Home > ForgeRock, OpenIDM > OpenIDM Property Value Substitution

OpenIDM Property Value Substitution

 

Property value substitution can be a useful technique for customizing OpenIDM deployments across multiple environments.

Assume, for instance, that you have three environments (Development, Test, and Production).  Your OpenIDM deployment has been configured for one OpenDJ system resource, but the configuration properties for that resource is different across each environment.  The following diagram demonstrates the different host names for the OpenDJ instance in each environment.

openIDMDev

openIDMTest

openIDMProd

In order to accommodate this you would need to maintain three separate provisioner files – one for each environment you are operating in and you would need to manage each file separately under source control.

openIDMProvFile

An alternative, however, is to create OpenIDM variables that customize the OpenDJ configuration parameters based on the environment.  The customizations are then centralized in a common file and selected based on settings contained in OpenIDM’s environment variables.

Here are the steps necessary to configure OpenIDM property values.

  1. Stop the OpenIDM instance.
  2. Edit the conf/boot.properties file and add environment specific variables as follows:

DEV.odjhost=dev.opendj.example.com

TEST.odjhost=test.opendj.example.com

PROD.odjhost=opendj.example.com

[Where DEV, TEST, and PROD are the OpenIDM environment variables set in OPENIDM_OPTS, odjhost is the name of the property used across the three environments, and the values (i.e. dev.opendj.example.com, test.opendj.example.com, and opendj.example.com) are the environment specific values.]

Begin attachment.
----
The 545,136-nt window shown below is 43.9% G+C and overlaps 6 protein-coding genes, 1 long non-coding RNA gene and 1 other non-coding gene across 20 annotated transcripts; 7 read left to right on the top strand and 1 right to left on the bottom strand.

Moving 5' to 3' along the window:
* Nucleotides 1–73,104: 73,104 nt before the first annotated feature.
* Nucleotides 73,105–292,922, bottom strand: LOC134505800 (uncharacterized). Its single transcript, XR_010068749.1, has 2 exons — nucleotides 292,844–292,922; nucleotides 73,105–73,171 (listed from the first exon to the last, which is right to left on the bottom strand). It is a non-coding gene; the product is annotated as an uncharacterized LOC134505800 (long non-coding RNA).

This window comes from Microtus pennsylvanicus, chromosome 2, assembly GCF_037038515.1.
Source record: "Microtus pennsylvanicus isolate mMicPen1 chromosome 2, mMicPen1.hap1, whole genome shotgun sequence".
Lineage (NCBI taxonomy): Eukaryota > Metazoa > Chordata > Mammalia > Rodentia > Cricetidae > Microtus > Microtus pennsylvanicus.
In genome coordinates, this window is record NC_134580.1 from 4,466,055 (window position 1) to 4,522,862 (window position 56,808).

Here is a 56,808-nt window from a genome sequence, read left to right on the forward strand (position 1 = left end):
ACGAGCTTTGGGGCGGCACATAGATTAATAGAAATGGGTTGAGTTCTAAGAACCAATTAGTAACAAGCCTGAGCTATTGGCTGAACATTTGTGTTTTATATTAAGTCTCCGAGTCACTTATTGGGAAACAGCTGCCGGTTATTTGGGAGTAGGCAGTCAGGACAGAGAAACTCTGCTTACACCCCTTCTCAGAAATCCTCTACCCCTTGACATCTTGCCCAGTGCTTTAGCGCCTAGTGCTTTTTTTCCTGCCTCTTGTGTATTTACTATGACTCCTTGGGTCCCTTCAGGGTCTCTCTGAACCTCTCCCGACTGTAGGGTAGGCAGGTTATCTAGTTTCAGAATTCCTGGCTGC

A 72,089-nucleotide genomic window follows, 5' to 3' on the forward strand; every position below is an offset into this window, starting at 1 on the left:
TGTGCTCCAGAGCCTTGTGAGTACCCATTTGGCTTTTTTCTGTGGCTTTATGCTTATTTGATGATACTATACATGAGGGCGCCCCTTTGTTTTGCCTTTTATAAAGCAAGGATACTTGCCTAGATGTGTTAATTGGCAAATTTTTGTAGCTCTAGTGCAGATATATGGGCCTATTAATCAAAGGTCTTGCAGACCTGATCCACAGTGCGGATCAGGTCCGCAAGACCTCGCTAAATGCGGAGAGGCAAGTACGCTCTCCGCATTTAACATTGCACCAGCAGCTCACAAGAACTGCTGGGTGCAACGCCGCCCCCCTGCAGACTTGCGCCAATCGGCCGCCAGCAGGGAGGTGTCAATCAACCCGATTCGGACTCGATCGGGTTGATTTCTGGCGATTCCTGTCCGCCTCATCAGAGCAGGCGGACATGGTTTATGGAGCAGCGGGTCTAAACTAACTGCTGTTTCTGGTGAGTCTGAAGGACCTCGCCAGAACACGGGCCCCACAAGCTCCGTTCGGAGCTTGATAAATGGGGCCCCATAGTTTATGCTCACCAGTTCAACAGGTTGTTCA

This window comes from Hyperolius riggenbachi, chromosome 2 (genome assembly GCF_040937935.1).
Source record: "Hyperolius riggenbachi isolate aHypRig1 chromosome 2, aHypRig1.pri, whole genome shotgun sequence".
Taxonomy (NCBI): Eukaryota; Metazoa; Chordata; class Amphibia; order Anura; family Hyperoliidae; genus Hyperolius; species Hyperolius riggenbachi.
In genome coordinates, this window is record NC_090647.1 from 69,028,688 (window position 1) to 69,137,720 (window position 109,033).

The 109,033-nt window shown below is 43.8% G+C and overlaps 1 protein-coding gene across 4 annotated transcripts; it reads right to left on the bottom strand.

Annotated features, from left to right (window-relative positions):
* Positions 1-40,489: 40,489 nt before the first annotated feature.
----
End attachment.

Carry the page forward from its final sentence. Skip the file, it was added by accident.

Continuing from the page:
3.  Edit the provisioner file (provisioner.openicf-ODJ.json) and replace the value of the host property as follows:

“configurationProperties” : {

    “host” : “&{&{environment}.odjhost}”,

    “port” : “1389”,

Properties are referenced in OpenIDM with the construct, &{property}.  When OpenIDM sees these references, it replaces them with the appropriate property value as defined in the boot.properties file.  The example shown above demonstrates nesting of property values and assuming that the environment variable is set to a value of TEST in OPENIDM_OPTS, then the substitution occurs from the innermost to the outermost brackets as follows:

openIDMVarSubst

You now have a consistent set of configuration files (i.e. boot.properties and provisioner.openicf-ODJ.json) that can be deployed to all three environments (Development, Test, and Production), the only step remaining is to configure OPENIDM_OPTS in each environment.  This can be accomplished by setting the environment variable in your /etc/init.d/openidm or openidm/startup.sh scripts as follows:

OPENIDM_OPTS=”-Xmx1024m -Xms1024m -Dfile.encoding=UTF-8 –Denvironment=TEST

4.  Start the OpenIDM instance and look for any errors in the openidm0.log.0 log file.

Assuming that everything started without any problems, you can now see that your environment specific parameters have been set correctly by querying the configuration object for OpenDJ, or simply by looking at the connector configuration in the OpenIDM Admin Console as follows.

OpenIDMConnector

 

 

 

 

 

 

 

 

 

 

Categories: ForgeRock, OpenIDM
  1. Rob B
    February 11, 2016 at 10:00 am

    One caveat I’ve found is that, at least in version 3.1.0, variable substitution doesn’t work in the scheduler json files. The SchedulerService will throw an error about the nested variables:

    SEVERE: Bundle: org.forgerock.openidm.scheduler [165] [org.forgerock.openidm.schedule] The activate method has thrown an exception
    java.text.ParseException: Unexpected character: &

    • idmdude
      February 12, 2016 at 11:25 am

      Interesting, Rob. I have not tried using variables in the scheduler configuration. Can you please post a copy of your file or send it to me privately?

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